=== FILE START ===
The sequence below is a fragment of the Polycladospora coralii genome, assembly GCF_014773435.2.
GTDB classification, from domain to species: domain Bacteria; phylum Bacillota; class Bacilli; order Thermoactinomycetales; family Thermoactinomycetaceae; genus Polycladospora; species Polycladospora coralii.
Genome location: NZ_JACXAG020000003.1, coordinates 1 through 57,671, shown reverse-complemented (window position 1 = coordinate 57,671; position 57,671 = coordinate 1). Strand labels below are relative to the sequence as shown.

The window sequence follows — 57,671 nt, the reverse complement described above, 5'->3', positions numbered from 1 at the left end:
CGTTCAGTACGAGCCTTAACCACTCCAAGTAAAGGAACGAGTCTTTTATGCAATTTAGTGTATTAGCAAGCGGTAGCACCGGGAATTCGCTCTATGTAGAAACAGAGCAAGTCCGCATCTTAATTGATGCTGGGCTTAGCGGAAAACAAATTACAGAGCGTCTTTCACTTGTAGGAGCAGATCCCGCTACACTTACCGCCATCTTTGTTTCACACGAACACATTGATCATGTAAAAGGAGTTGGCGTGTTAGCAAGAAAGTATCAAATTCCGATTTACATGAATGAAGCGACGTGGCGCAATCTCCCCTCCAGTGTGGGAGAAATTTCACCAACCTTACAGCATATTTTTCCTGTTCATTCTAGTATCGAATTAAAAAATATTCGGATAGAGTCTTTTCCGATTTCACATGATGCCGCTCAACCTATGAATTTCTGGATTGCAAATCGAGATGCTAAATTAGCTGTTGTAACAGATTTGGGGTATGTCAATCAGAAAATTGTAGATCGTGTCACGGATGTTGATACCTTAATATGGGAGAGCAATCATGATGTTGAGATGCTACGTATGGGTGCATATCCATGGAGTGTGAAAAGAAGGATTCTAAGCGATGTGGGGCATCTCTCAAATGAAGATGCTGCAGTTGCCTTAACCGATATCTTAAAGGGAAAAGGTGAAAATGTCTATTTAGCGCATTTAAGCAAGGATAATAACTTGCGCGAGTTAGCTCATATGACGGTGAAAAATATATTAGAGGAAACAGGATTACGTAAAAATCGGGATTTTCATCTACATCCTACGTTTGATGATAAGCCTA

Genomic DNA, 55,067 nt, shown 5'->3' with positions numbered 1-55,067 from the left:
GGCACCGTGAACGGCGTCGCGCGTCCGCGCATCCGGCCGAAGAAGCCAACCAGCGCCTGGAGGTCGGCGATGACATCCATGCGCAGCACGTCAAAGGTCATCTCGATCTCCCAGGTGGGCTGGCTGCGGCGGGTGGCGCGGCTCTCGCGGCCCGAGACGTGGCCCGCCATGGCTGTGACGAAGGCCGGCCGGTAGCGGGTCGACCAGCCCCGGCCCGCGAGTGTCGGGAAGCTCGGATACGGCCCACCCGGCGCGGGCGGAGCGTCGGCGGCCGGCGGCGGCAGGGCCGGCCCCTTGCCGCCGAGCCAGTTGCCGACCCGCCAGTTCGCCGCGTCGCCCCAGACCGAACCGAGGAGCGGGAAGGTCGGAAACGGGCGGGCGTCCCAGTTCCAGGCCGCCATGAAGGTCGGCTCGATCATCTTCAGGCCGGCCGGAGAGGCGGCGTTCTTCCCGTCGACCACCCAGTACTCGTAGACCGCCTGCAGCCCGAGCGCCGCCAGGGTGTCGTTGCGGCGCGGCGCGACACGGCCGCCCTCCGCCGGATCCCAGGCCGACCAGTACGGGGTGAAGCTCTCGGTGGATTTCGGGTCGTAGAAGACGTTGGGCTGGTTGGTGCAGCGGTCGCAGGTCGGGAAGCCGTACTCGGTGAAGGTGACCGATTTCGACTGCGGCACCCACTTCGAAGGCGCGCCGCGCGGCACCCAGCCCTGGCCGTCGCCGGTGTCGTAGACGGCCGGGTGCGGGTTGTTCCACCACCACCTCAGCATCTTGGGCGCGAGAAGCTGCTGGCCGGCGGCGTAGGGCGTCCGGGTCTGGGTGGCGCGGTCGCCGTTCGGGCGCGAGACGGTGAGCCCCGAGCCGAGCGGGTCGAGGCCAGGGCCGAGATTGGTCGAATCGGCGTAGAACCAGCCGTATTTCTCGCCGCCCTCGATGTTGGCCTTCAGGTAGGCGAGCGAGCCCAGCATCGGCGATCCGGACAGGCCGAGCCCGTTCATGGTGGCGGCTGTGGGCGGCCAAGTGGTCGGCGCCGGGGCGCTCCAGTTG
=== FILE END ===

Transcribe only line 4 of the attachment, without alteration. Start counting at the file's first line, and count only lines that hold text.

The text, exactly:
The window sequence follows — 57,671 nt, the reverse complement described above, 5'->3', positions numbered from 1 at the left end: